Now that stamp duty rates have returned to their pre-pandemic levels and the furlough scheme has come to an end, the period of extraordinary growth is tapering off as the market has begun to cool. Given these signs, CrowdProperty reviews the latest market commentary and what this means for the sector going forward.

Yet again, the UK's housing price growth has slowed as Halifax reports that in September house prices rose by 1.7%, which has added a further £4,400 to the value of the average house - reversing a three-month downward trend in annual growth. It is assumed that the end of the stamp duty holiday and buyers' desires to close deals speedily may have influenced these latest figures. Russell Galley, Managing Director of Halifax states that “the price of an average house is now as expensive as it has ever been, standing at just over £267,500". That is, of course, in nominal terms - in real (inflation adjusted) terms, current levels remain c.10% below 07/08 real value highs. 

The ‘race-for-space’ still remains at the forefront as a key influencer of people’s buying behaviours and reason for price increases. This is evidenced by Halifax who reported that over the year, prices of flats have increased just 6.1%, compared to 8.9% for semi-detached properties and 8.8% for detached properties. In terms of cash, this equates to almost £41,000 compared to just a £6,640 increase for flats (driven also by different average values of houses vs flats).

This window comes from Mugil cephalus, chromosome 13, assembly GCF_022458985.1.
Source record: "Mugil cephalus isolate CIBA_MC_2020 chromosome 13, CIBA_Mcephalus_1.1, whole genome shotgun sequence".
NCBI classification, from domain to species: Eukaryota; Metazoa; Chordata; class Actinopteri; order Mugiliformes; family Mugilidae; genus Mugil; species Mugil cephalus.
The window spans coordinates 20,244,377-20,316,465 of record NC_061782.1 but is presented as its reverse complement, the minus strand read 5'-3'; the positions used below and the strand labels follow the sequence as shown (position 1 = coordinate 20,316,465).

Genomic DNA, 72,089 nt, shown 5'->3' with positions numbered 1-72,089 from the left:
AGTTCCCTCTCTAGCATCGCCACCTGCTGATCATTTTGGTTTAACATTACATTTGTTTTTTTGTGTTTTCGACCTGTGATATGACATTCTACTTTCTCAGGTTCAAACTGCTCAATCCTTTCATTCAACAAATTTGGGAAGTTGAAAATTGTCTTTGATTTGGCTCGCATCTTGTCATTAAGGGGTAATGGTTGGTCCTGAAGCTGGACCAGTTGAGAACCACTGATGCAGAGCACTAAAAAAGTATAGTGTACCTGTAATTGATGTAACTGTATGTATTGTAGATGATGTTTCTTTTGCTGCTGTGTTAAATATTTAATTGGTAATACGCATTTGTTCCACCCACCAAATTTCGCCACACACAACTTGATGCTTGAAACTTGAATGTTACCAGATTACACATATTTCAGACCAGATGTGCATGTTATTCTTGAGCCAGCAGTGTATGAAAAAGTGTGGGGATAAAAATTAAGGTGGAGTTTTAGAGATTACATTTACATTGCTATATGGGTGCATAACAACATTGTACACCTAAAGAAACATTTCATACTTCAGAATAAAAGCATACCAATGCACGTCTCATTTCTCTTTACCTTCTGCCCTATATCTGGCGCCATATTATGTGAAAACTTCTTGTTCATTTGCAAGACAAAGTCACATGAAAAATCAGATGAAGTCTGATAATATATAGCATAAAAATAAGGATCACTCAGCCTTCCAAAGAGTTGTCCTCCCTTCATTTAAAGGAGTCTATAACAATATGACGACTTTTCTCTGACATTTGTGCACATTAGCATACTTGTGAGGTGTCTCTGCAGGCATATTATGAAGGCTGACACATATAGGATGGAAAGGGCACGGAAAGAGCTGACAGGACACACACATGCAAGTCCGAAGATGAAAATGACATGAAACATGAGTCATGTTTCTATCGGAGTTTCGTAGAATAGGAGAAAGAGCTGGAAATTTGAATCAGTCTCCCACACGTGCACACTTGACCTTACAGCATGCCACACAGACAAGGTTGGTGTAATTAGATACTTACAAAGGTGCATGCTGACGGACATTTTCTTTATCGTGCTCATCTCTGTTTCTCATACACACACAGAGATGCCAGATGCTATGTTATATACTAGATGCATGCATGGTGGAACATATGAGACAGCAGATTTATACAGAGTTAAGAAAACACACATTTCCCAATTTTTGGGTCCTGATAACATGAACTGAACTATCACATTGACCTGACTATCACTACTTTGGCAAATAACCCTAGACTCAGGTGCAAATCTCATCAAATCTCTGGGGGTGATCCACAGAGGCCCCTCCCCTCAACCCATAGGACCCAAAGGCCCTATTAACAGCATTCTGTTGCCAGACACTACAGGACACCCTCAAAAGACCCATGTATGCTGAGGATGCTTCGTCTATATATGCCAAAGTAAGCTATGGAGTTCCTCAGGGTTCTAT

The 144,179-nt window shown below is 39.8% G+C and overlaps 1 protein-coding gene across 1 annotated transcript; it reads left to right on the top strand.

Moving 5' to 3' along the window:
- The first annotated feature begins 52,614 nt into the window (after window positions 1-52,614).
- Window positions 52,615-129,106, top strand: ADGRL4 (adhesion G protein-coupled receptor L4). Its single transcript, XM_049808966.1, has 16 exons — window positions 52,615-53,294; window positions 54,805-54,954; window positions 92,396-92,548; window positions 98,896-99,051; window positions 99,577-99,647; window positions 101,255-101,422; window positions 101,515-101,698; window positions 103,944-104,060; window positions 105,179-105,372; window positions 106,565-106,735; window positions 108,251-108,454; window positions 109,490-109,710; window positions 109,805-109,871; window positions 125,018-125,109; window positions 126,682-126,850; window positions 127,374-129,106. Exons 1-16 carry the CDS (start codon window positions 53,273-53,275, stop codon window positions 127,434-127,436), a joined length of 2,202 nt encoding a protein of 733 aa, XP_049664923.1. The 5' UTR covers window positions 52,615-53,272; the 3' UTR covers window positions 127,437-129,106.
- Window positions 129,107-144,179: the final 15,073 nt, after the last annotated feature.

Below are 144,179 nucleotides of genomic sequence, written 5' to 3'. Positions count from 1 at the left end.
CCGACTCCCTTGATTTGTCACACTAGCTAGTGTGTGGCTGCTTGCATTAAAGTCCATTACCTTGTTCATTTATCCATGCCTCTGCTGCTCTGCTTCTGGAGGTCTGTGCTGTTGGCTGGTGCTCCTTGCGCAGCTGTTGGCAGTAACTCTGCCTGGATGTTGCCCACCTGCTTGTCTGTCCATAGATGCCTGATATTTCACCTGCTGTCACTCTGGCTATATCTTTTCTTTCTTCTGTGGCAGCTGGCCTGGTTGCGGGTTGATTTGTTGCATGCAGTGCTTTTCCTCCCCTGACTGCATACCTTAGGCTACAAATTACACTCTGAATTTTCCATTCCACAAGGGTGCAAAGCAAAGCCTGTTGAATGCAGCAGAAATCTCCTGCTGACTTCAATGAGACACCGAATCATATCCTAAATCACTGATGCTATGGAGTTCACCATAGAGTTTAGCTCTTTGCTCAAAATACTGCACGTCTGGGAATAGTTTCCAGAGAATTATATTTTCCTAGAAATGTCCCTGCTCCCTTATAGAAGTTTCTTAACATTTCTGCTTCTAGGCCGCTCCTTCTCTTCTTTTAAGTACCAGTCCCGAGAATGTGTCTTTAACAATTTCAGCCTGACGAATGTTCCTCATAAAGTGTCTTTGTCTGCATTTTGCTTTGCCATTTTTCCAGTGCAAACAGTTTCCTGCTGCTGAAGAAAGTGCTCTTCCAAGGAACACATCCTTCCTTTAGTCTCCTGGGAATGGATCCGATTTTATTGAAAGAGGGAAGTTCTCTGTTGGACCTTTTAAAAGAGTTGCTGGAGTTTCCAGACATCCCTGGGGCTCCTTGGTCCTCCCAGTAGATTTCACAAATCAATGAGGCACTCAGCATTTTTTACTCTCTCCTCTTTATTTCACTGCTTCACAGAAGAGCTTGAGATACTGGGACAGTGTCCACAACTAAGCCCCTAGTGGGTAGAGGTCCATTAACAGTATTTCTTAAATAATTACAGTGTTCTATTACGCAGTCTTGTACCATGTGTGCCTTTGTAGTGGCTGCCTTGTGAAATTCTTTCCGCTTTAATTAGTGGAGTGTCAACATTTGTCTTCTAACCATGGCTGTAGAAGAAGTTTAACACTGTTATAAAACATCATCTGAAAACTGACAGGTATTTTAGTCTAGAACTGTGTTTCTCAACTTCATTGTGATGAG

People’s desire for homes with more space has continued to have an affect on different regions. Wales persistently remains the strongest area for house price inflation with an annual growth of 11.5% as of September, with prices now standing at £194,286 on average. Similarly, Scotland continues to outperform the UK on national average prices with a 8.3% growth.

Impacted by high average house prices, the South and East of England are some of the weakest performing regions with average increases of 7.2% for the East and 7% for the South East. Furthermore, London continues to be the area most affected - high average house prices mean that property has experienced an annual growth of only 1% (average house price of £510,515) and yet again, it was the only region to record a fall in house prices over the year.

Although price inflation is still causing some pains for home-movers, Rightmove predicts the outlook to be a “better-balanced autumn moving season” after their latest market data shows some early signs of a much-needed increase in the number of properties coming to market. The first two weeks of September saw an increase of 14% in the number of new listings compared to the last two weeks of August.

Rightmove commented that “more choice of properties encourages more current owners to come to market if they are looking for an onward purchase”. This creates hope that greater liquidity will help ease further upward price pressure.